Tuesday, May 28, 2013

Wheat - good for you? Bad for you?


Spanish "Horno" -- oven -- for baking bread, on Camino de Santiago, Spain. [Photo by Teri Carns.]


Anyone thinking about food these days can't help but notice that the topic generates a lot of controversy. Is healthy fast food an oxymoron? Is genetic breeding always bad? Is organic always good? Someone is always trying to change the way that you shop, cook, eat your food.

Alaska wheat, Alaska State Fair. [Photo, Teri Carns.]


Wheat is the focus of many of these controversies.
  • Dwarf wheats produce at double or triple the rates of earlier plants, but also need great quantities of petroleum-based fertilizers that result in more greenhouse gases in the atmosphere.
  • Gluten-free diets, vs. diets with wheat have some people arguing that no human body is actually capable of digesting grains, and they are responsible for the most pernicious diseases of the last couple of centuries, while others say that grains are important to a healthy diet. 
  • Sustainable harvests, vs. monoculture crops is a debate particularly focused on wheat, along with corn and soy. 
  • Some authors raise concerns about food as a marker of social class. Locally-grown organic wheats are made into artisan breads at the upper end of the scale, and bleached and enriched flour is used in low-cost breads and hamburger buns at the other end of the scale.
  • Nutrient-rich "natural" foods may protect against aging and disease, but foods bred over centuries to serve other needs, such as taste, portability, and disease resistance may lack some specific nutrients.
Baguettes, Fire Island Rustic Bakeshop, Anchorage. [Teri Carns, photo.]



A recent headline in the New York Times was "Breeding the Nutrition out of our food." The author, Jo Robinson, made the point that people have selectively chosen variations of food over the centuries that are sweeter and more palatable, while sacrificing bitter medicinal qualities. She omitted the discussion of how people also have selected varieties that are more disease resistant, heavier yielding, easier to harvest, and safer to transport. Those points were not relevant to the point that she was making, and she wasn't obliged to mention them. But they're useful to remember.


Urban dandelion, Anchorage, April 21, 2013. Probably not ideal for your salad. [Photo by Teri Carns]



She describes dandelion leaves, for example, as having "seven times the phytonutrients (chemical compounds found in plants with the potential to reduce the risks of several major diseases) of spinach." One immediately thinks that it is simple prejudice that keeps people from selling dandelion leaves. But they are subject to diseases that spinach is not; they often grow near dairy fields and can be contaminated with bacteria from the cows; and they are difficult to harvest. The price could be as low as $5 a pound, a little more than the comparable spinach, but may only be available for a short time during the year.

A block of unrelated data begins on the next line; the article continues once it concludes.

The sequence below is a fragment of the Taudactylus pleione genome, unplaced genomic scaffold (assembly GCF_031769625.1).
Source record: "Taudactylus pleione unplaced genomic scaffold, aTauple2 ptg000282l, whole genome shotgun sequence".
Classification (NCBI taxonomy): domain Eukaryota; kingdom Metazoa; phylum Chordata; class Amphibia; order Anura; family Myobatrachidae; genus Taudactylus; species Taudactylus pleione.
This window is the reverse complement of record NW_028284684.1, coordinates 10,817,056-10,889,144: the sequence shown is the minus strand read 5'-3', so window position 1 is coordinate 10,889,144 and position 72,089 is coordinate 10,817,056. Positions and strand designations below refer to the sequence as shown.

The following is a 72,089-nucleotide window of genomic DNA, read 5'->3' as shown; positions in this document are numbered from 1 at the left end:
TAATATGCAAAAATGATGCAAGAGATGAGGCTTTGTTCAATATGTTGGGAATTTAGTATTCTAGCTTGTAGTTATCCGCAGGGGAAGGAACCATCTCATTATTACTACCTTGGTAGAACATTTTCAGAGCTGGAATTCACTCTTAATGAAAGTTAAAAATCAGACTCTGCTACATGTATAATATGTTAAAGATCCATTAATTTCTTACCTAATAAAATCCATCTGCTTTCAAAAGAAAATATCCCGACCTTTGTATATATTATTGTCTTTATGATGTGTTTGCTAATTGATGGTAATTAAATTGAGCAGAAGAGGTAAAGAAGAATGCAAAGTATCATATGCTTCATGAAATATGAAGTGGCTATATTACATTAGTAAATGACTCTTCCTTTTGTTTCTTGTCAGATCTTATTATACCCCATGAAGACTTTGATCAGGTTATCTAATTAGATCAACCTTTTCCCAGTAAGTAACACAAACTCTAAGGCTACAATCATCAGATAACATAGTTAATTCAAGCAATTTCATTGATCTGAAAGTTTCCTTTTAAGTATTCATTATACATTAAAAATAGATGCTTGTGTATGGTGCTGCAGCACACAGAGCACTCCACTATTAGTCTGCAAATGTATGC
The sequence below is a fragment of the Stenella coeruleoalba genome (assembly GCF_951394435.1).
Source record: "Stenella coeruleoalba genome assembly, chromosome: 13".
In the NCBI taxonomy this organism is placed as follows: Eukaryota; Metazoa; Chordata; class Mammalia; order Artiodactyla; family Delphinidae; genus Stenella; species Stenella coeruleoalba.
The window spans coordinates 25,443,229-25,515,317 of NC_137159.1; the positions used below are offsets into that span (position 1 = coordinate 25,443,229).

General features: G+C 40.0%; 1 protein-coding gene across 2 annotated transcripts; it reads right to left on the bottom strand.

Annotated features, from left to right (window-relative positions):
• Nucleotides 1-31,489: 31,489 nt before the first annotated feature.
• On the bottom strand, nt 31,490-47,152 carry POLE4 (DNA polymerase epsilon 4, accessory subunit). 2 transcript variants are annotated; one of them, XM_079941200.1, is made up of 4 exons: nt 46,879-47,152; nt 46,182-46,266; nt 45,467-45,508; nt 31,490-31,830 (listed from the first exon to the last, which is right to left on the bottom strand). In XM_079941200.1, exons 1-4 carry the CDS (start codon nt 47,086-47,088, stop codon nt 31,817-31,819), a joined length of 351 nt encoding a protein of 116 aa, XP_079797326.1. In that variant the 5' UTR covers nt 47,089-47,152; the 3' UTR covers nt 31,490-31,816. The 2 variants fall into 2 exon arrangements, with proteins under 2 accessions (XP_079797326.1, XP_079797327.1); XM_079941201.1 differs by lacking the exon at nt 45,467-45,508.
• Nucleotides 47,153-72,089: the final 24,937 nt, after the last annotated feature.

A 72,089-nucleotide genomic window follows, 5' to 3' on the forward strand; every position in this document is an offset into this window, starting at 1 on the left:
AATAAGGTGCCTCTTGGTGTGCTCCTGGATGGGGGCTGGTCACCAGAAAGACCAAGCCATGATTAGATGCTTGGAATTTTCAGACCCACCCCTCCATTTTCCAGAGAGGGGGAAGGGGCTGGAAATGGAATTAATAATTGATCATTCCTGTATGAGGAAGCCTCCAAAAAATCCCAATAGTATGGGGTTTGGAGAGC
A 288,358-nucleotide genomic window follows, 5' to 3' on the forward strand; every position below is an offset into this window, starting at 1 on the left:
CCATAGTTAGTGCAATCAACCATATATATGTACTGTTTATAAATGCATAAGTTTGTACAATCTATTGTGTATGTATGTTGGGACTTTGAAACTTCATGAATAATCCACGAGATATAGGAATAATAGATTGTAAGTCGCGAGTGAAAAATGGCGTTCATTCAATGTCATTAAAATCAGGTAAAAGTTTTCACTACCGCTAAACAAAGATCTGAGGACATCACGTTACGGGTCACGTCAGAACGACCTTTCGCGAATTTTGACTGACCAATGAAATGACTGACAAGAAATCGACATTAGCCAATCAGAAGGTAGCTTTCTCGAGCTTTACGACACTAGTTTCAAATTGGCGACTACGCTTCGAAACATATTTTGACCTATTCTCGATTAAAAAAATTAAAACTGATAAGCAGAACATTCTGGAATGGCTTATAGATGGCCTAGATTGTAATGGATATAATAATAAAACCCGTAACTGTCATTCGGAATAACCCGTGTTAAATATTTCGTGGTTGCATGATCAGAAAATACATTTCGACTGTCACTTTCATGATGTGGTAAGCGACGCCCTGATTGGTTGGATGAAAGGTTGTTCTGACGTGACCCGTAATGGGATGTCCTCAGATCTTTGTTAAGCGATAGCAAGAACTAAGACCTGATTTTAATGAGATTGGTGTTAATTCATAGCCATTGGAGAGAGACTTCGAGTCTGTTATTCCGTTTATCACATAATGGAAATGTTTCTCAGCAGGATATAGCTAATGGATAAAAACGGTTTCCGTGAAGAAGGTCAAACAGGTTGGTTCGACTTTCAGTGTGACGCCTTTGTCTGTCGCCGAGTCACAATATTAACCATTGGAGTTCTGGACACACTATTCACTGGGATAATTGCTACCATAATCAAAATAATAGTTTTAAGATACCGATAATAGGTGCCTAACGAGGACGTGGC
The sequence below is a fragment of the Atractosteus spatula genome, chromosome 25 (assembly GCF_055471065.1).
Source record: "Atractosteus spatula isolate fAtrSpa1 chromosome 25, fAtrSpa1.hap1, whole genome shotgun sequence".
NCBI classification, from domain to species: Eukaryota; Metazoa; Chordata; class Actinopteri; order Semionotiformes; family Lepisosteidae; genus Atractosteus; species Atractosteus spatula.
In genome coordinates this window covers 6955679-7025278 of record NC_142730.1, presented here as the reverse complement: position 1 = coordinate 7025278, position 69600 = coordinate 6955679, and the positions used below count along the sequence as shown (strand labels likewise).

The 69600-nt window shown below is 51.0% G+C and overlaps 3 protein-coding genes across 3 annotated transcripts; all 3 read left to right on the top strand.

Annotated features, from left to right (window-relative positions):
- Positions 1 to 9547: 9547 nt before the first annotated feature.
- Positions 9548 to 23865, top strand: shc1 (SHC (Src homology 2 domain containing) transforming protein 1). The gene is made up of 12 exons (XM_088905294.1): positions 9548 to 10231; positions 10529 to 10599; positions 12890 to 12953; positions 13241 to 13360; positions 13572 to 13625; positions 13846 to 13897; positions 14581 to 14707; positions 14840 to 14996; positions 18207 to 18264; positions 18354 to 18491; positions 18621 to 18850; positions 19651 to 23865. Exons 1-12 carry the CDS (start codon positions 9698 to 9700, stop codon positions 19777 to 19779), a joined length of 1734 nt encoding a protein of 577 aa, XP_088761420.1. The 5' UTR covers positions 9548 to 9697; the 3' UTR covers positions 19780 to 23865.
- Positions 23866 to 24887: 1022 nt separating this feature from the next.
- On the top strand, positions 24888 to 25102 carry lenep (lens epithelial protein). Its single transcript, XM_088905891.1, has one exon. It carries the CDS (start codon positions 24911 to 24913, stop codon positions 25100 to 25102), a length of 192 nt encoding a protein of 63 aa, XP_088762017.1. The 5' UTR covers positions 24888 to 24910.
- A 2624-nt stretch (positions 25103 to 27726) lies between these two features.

Foccacia, April 20, 2013. [Photo by Teri Carns.]


Those who insist that modern food is not as good as that eaten by our ancestors often target wheat. The current arguments against wheat include insistence that the new dwarf wheats contain proteins not found in wheat grown before about 1950. The anti-wheat arguments however, often suggest that humans never had the right enzymes to digest grains, and particularly the proteins in wheat (gliadin and glutenin) that allow breads to rise. Some also argue that after gliadin does get digested, it turns into a morphine-like compound that creates cravings for more wheat. The proponents of a wheat-free diet suggest that wheat raises blood sugar more effectively than does candy; that wheat increases inflammation and insulin resistance,  and that it makes digestion of minerals difficult or impossible.

L'Opera Ristorante, Long Beach, California, fresh-baked bread, March 2013. [Teri Carns photo]


What are the arguments on the other side? There's a counter to each of the claims made against wheat. One author, writing at berkeleywellness.com,  notes that there's no clinical evidence (meaning random, controlled studies that meet the tests for peer-reviewed scientific journals) for the claims that modern wheat affects humans differently or more harmfully than earlier varieties of wheat. Humans have eaten wheat for thousands of years, and in fact the evidence is that human digestive systems developed more amylase after they started eating grains, which permits better digestion of wheat, rye, barley and other grasses.

There is no evidence that eating wheat causes obesity. As the author above at berkeleywellness notes, many other groups of people in the world today eat substantial quantities of the same wheat that we do, and are not obese.

As for the opoid effects of gliadin, researchers at the University of Nebraska-Lincoln said that there was some evidence that in people with celiac disease, there may be some reaction, not fully understood. But the reaction was not known to occur in those who do not have the markers for celiac disease, which is present in less than one percent of the American population [note -- June 30, 2015 -- this link no longer works -- try this one: at webmd.com].

Seed bread, Fire Island Rustic Bakeshop, Anchorage. [Photo, Teri Carns.]
















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